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Quest for a Fixed Gear

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By Jim Miller
Special to The Washington Post
Sunday, June 18, 2006

Like most avid cyclists, I'm a bit of a gearhead. I flip through the Colorado Cyclist catalog like gourmands might peruse Harry & David. I even have a pinup of a Craig Calfee bamboo-frame bike on my cubicle wall where others hang snaps of offspring.

The problem is this: I'm cheap.

I'd just as soon cut off a toe as spend the $5,000 required for the bamboo bike of my dreams. My titanium road bike was reasonably expensive, and at my level, I can't justify spending much on upgrades, never mind a whole new bike.

So I needed a two-wheeled distraction on the cheap. And what I found was a fixed gear.

Fixed-gear bikes, aka fixies, are those clean-looking city steeds you often see messengers riding, the ones without multiple gears or even, in some cases, brakes. The gear is "fixed," meaning that if the wheels are turning, so are the pedals -- no coasting allowed.

Fixed gears have boomed in popularity over the past few years, according to Euan Fisk of City Bikes in Adams Morgan. The coolness factor comes from two sources. First, experienced cyclists seek out fixies because riding takes a more-advanced set of cycling skills, so it's a new challenge to master. Second, much of the cachet of a fixed gear comes from building it yourself like a cash-strapped messenger, slapping on some anti-car stickers and ending up with a bike unique to you.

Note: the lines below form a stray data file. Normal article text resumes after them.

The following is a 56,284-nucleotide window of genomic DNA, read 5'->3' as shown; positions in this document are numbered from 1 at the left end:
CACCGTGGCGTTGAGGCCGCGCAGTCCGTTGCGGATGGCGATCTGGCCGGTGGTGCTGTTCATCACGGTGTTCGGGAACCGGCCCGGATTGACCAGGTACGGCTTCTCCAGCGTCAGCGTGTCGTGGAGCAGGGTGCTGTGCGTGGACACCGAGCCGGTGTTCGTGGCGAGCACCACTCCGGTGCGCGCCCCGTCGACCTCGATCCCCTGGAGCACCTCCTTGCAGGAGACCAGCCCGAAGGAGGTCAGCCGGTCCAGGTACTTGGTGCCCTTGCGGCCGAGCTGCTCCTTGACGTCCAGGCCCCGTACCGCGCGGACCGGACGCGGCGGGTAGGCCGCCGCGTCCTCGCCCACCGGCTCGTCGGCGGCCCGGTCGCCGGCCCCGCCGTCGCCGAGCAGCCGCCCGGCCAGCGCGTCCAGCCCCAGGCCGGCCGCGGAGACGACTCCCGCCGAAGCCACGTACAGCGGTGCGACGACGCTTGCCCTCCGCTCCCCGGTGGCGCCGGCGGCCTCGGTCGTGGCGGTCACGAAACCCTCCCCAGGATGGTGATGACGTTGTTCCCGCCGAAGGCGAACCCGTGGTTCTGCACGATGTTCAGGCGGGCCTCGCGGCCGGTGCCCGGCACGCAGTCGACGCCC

That's what I wanted: A simple cycle cobbled together (mostly) from whatever I could scavenge. I figured I might expand my limited knowledge of bike maintenance -- and therefore become a better, more-accomplished person. And, of course, I figured it would be cheaper that way.

After a few fruitless calls to local bike shops seeking a suitable used frame, I hit the high seas of the Internet, where a few weeks of trolling snagged me an orange Peugeot frame for a mere $70, including shipping.

An orange Peugeot? Mon Dieu!

Since this project had to sate my bike lust for a while, I decided to go stylish and ordered up some orange two-finger brake levers. I also bought a "bargain" rear wheel with a flip-flop hub, 14-tooth track cog and lock ring -- not that I knew what to do with any of it. Total: $78.15.

Jimmy Talley, the service manager at D.C.'s Chain Reaction, helped me out with a stem, front wheel and handlebars. But the experience was mixed: I came up empty on other items, and the seat post the mechanic jammed into the frame, where it was good and stuck for a week, was obviously the wrong size. Cost: $47.

Since my frame was an older French model, it required an obsolete French bottom bracket. Vintage parts are expensive -- I could be in for around $110. Ouch. But perseverance born of thrift led me again to eBay, where $60 later the problem was solved, cranks included.


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